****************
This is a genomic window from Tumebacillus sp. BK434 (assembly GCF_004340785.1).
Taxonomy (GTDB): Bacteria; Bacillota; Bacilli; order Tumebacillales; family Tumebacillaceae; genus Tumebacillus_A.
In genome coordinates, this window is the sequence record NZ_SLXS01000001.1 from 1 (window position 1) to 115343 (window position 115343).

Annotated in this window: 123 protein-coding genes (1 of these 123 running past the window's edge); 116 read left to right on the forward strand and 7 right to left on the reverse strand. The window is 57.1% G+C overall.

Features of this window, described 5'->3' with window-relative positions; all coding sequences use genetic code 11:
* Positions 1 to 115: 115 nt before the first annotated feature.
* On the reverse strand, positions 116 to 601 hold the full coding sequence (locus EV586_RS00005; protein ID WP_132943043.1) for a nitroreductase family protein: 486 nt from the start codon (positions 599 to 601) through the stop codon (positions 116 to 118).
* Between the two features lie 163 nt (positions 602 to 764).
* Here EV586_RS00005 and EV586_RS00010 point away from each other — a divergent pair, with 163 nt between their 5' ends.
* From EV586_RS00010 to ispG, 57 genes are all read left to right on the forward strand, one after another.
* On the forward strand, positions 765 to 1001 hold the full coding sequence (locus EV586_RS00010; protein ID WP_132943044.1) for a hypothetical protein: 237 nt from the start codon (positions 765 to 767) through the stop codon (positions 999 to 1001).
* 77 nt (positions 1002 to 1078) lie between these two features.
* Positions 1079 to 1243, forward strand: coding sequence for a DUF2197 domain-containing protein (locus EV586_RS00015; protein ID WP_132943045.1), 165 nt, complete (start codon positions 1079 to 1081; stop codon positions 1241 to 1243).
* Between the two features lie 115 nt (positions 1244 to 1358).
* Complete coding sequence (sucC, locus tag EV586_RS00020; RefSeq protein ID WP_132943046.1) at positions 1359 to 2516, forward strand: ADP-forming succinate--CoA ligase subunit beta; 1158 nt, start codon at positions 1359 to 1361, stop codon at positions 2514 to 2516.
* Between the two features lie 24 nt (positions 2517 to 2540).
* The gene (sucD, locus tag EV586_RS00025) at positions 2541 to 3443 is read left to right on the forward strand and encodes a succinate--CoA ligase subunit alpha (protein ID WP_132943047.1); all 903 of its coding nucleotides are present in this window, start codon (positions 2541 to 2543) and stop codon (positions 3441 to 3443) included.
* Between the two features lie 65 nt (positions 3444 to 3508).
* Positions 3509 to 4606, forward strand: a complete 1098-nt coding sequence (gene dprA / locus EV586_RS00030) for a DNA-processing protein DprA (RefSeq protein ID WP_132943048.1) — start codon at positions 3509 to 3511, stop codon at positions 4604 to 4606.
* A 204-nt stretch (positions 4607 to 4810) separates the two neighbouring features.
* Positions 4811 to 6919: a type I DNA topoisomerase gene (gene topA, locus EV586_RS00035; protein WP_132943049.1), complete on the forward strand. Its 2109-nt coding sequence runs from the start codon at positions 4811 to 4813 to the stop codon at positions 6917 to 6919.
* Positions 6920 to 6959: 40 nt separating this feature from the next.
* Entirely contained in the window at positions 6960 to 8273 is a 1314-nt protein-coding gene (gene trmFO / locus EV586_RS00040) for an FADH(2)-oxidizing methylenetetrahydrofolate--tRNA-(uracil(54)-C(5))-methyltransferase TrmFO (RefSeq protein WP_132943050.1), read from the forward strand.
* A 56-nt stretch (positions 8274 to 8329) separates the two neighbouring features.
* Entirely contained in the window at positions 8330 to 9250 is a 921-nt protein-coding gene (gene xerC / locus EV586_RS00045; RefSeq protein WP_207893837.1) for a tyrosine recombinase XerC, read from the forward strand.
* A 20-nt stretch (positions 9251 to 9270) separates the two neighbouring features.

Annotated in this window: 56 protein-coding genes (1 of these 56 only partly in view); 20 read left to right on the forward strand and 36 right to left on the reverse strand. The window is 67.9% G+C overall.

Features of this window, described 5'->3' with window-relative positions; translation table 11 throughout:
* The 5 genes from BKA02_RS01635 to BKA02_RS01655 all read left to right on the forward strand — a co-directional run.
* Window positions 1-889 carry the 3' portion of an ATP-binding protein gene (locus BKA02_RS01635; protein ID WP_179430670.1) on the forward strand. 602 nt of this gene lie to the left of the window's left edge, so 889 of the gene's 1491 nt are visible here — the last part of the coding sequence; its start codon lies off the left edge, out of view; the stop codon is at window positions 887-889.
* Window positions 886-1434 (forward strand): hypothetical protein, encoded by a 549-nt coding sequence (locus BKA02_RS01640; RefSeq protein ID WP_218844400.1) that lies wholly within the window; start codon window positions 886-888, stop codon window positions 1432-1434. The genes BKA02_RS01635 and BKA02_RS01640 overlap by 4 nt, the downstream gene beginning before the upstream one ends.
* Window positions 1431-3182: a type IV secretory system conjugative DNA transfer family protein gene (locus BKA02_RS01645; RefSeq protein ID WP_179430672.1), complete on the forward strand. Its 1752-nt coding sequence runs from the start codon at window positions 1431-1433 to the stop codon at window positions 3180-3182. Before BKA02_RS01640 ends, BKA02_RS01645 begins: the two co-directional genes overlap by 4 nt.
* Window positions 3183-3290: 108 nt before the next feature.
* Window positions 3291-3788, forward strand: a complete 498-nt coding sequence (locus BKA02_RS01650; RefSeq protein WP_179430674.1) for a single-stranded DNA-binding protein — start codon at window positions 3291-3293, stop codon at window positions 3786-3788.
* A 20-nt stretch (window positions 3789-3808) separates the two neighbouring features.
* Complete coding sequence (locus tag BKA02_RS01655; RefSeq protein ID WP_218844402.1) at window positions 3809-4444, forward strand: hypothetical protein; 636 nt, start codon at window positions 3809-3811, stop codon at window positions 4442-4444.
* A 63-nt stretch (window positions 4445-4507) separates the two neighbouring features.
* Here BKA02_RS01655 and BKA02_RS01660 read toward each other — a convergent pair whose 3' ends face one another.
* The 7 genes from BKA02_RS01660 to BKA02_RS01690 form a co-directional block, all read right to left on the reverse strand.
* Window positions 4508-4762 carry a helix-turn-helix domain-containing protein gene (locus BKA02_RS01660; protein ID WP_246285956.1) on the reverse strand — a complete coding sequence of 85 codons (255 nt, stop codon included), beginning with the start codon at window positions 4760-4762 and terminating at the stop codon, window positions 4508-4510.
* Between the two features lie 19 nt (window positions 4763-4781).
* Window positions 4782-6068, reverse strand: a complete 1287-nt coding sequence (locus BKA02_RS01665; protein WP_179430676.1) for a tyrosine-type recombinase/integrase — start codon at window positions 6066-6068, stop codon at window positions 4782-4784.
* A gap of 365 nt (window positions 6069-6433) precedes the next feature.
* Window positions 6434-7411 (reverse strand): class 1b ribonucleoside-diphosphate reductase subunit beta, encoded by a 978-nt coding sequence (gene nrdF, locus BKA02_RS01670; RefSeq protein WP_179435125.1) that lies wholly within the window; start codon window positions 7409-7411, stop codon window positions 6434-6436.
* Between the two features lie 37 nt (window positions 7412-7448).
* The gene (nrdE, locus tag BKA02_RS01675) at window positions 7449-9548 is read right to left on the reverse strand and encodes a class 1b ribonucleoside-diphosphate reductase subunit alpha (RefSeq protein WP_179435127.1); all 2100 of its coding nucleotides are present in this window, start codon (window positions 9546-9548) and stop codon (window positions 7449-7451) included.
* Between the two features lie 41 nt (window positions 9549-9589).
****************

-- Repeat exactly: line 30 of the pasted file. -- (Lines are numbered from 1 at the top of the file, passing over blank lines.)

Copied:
* Window positions 1-889 carry the 3' portion of an ATP-binding protein gene (locus BKA02_RS01635; protein ID WP_179430670.1) on the forward strand. 602 nt of this gene lie to the left of the window's left edge, so 889 of the gene's 1491 nt are visible here — the last part of the coding sequence; its start codon lies off the left edge, out of view; the stop codon is at window positions 887-889.